The Story of a Rescue Hen

The Story of a Rescue HenIn today’s modern world, there is an insatiable demand for cheap food.  Eggs are part of this, mass produced to meet the demand the consumer-driven demand for the cheapest possible way packet of a dozen eggs.

Optimum production and cost control along every step of the process is important to producers and supermarkets to meet consumer demand for cheap eggs.

There are many different types of commercial egg production set up, but in all varieties a time come when it is considered that the hen is no longer commercially viable.  This means that the cost of looking after and feeding the hen is outweighing the profits that can be made  from the eggs that she lays.

Younger hens lay more eggs, so typically between 1 and 2 years of age, the profit per hen decreases and the time comes to replace her with a younger model.  It’s sad but as consumers of eggs, this is something that is driven by the decisions we make in the supermarket.

So at 18 months of age, the commercial hen faces an ultimatum, a final and very certain one, of which I need not say more.  Or an option that will set her free to live a happy life, laying many eggs may I add, for many years to come.  The choice for us is simple.  Don’t you think?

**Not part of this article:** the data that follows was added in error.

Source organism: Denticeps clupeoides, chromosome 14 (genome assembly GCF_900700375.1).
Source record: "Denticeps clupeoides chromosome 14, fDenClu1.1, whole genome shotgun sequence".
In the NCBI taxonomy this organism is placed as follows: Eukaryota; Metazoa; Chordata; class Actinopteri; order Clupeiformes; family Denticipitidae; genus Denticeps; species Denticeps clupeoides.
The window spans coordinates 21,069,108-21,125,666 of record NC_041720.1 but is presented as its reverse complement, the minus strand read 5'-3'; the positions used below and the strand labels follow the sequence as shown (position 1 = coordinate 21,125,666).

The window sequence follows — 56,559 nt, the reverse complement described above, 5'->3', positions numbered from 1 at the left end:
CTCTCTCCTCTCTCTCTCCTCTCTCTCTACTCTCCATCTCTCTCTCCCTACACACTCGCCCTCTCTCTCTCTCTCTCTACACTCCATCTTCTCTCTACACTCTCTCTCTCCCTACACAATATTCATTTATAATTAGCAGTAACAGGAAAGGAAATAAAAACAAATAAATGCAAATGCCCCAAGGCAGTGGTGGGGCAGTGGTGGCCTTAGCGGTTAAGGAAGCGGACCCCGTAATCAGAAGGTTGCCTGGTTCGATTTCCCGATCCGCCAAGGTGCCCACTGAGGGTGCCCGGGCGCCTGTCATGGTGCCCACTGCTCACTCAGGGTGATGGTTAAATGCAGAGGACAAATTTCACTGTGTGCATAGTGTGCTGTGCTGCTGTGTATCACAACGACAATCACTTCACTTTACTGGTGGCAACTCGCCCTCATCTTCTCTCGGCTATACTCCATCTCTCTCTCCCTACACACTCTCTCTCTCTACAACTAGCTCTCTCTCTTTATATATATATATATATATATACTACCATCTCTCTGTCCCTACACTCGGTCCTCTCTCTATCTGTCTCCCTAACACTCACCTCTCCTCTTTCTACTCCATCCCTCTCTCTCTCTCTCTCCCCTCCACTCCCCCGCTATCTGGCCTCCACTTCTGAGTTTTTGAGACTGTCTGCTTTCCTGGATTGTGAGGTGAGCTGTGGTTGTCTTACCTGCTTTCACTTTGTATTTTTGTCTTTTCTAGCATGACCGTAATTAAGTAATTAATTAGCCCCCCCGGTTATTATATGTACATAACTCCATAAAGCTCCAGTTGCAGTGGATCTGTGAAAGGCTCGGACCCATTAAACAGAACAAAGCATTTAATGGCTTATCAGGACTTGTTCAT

Rescuing hens is the choice we should make if we can at all.  Having your own hens, reduces consumer demand for commercial eggs.  If you share with family and friends it reduces the demand further.

When you rescue a hen you get lots of freshly laid eggs, but you also get to witness an extraordinary transformation.  In the coming weeks, months, you will see an amazingly resilient victim of us consumers change into a confident and trouble free member of your household.

It’s literally, food for your body and your soul, a food that can be so addictive, but for once in a very very good way!

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